Boundaries in time and space, so often alienating or abrupt, also offer a place for enmeshment, a recognition of assorted, inherent continuums. Artists here work to illuminate indiscernible thresholds, subtle rhythms of horizons, watermarks of catastrophe. Our shared environmental futures depend upon recognizing the particularities of loss and inequality, while also demanding a constant realignment of vantages, so justice becomes actionable. Our fortunes, our fates, our borders, our bodies are all co-terminous, and they require heightened perception to witness the fainter spectrum of what’s being lost and what could be gained.
The Station Signal
Outside the southeast windows of Union Hall trains come and go, passengers wait and depart, in mortal flow. Underneath the cement platforms and metal tracks, the soil is clay, silt, sand, and gravel—alluvium deposited over centuries by a nearby river whose waters imperceptibly trickle to aquifers bounded by sandstone and shale below.
The slow, meandering river goes by many names: niineniiniicie in Arapaho and wašíŋ wakpá in Lakota, both meaning “tallow river,” the same as in translations by the Cheyenne and Kiowa. The Crow name doesn’t deviate much in tasshé aashe, meaning “grease river.” Otoe and Omaha tribes call it nibrathka and nibthaska, respectively, or “flat water,” echoed by French trappers and traders with “flat river,” rivière platte. Distance, scale, and history cause the tendrils of names and ideas of Earth’s features to coalesce, disperse, and join again, as with genealogies and journeyers, ever-crossing in braided futures.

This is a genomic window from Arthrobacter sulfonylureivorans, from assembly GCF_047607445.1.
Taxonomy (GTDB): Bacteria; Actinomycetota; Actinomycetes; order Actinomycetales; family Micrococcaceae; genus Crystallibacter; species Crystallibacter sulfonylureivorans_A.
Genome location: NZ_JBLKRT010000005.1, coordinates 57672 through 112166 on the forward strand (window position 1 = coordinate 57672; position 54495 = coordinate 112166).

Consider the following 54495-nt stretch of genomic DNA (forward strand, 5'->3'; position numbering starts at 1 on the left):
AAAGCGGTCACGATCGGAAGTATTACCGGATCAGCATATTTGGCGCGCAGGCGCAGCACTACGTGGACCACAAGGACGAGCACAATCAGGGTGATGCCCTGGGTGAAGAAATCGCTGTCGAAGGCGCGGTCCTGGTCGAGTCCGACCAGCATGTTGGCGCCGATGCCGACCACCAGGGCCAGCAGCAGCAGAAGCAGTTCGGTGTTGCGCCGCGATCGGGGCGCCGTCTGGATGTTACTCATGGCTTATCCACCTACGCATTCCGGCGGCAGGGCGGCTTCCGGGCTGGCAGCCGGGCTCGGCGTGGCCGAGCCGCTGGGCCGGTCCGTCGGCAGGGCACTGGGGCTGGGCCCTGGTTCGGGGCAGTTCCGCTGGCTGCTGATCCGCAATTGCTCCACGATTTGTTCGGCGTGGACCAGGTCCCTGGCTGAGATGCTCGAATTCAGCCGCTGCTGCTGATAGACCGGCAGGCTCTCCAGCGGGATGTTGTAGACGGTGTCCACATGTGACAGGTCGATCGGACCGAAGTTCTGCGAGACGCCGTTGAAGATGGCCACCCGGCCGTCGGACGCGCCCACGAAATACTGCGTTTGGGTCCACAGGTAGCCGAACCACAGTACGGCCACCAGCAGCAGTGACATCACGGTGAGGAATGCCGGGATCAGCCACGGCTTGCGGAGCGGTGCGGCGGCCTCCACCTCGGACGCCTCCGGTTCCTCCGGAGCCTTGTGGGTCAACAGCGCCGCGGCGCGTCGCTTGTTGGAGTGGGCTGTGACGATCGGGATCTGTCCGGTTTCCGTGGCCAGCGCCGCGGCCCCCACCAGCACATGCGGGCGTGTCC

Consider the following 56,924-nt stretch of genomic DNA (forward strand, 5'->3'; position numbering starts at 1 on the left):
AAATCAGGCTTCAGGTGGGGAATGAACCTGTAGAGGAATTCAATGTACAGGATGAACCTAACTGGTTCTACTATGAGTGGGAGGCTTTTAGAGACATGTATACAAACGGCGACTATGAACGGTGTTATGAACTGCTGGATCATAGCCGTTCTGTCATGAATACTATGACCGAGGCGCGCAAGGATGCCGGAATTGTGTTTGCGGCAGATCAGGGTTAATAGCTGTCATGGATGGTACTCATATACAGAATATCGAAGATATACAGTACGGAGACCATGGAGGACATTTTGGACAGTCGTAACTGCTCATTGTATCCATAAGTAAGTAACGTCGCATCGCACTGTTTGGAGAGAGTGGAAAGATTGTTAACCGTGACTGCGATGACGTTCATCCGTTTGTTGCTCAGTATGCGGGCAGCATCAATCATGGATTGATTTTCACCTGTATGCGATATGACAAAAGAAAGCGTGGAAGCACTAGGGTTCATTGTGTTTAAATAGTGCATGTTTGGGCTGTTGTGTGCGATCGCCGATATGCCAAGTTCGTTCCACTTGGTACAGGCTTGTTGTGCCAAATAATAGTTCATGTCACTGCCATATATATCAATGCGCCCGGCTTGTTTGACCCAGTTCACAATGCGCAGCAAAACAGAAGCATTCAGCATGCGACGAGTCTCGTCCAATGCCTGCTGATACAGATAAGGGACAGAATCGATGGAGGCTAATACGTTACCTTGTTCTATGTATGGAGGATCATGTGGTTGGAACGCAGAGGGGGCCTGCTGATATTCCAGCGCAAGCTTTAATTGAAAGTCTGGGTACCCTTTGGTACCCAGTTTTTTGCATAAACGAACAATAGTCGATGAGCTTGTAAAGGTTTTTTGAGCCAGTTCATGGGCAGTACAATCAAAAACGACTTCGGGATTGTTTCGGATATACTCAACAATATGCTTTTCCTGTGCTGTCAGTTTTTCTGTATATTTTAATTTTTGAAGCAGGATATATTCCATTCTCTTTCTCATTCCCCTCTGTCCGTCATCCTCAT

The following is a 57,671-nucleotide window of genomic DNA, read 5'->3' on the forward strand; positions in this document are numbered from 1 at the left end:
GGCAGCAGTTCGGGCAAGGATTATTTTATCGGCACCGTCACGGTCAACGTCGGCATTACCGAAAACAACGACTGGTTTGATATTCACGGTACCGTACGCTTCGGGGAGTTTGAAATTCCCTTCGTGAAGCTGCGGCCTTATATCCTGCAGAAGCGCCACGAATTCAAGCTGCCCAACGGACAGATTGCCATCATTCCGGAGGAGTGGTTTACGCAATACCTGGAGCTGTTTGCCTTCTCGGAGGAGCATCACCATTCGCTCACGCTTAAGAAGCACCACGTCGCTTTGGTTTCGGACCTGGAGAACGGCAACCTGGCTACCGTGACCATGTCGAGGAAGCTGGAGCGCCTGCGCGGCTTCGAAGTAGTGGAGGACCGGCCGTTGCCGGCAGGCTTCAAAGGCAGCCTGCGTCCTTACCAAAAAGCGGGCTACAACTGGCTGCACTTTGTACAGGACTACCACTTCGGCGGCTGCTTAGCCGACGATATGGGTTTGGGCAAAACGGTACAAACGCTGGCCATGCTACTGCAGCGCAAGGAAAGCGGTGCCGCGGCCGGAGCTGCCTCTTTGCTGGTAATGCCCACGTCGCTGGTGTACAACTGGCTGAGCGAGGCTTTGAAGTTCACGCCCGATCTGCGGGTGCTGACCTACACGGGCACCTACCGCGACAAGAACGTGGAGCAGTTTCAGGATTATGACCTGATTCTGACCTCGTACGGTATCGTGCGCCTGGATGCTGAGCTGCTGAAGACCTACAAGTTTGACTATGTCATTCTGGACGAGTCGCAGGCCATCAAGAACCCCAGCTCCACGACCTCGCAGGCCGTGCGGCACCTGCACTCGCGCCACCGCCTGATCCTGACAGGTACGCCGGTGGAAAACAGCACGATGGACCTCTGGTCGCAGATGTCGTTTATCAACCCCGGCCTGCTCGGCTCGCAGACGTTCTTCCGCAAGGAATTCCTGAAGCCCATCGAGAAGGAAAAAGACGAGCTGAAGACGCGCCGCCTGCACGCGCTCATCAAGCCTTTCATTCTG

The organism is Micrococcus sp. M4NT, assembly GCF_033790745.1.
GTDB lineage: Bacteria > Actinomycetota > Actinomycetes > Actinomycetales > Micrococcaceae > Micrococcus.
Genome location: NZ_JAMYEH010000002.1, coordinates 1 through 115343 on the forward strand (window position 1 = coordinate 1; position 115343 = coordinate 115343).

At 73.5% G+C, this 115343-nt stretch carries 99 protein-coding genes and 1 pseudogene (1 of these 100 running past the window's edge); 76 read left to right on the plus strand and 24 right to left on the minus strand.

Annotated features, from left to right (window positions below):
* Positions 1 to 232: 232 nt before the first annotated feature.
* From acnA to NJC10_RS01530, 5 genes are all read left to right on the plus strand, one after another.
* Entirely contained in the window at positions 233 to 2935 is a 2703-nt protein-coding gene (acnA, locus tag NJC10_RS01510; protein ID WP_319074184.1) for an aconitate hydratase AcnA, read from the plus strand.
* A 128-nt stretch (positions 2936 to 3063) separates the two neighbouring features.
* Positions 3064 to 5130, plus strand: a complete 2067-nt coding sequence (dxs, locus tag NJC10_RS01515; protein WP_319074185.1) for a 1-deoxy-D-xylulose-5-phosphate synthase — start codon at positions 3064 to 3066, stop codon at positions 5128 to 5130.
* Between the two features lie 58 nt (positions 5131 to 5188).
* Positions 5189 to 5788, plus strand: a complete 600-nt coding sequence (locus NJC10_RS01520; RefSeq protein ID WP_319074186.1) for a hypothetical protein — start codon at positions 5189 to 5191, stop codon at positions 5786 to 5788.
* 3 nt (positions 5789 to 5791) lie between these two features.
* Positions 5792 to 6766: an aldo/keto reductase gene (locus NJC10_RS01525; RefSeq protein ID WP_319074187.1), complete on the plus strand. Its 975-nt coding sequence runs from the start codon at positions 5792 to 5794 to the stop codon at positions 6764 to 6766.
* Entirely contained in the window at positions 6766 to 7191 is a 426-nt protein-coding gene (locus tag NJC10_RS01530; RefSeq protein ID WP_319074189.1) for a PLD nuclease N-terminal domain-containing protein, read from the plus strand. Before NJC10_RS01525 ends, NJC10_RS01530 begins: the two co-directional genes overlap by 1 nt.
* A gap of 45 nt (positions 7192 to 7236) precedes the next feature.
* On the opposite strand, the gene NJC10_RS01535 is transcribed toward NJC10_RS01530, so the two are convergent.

When gold was discovered in Colorado, Denver arose as a city of immigrants, delineating its boundaries with cottonwood logs and railroad ties meeting at Union Station, newly built in 1858. Even at that time, Arapaho people were camping on the banks of niineniiniicie, alongside the settlers, though in starkly different kinship with place. The artists in CO-TERMINOUS—their work set between the river and Union Station’s Track #8—congruently recognize the physical, historical, and temporal layers permeating any given plot of land; they have a shared understanding that natural worlds can readily reflect imbalances and infinitudes. Slow-moving violences exist, too, which ripple through different communities in different ways, sometimes across generations, all the harder to represent because of their embeddedness. These eight artists look for various material and sensorial evocations to alternatively map out responses to environmental realities such as stolen waters and lands, melting ice, forest fires, and mining contamination.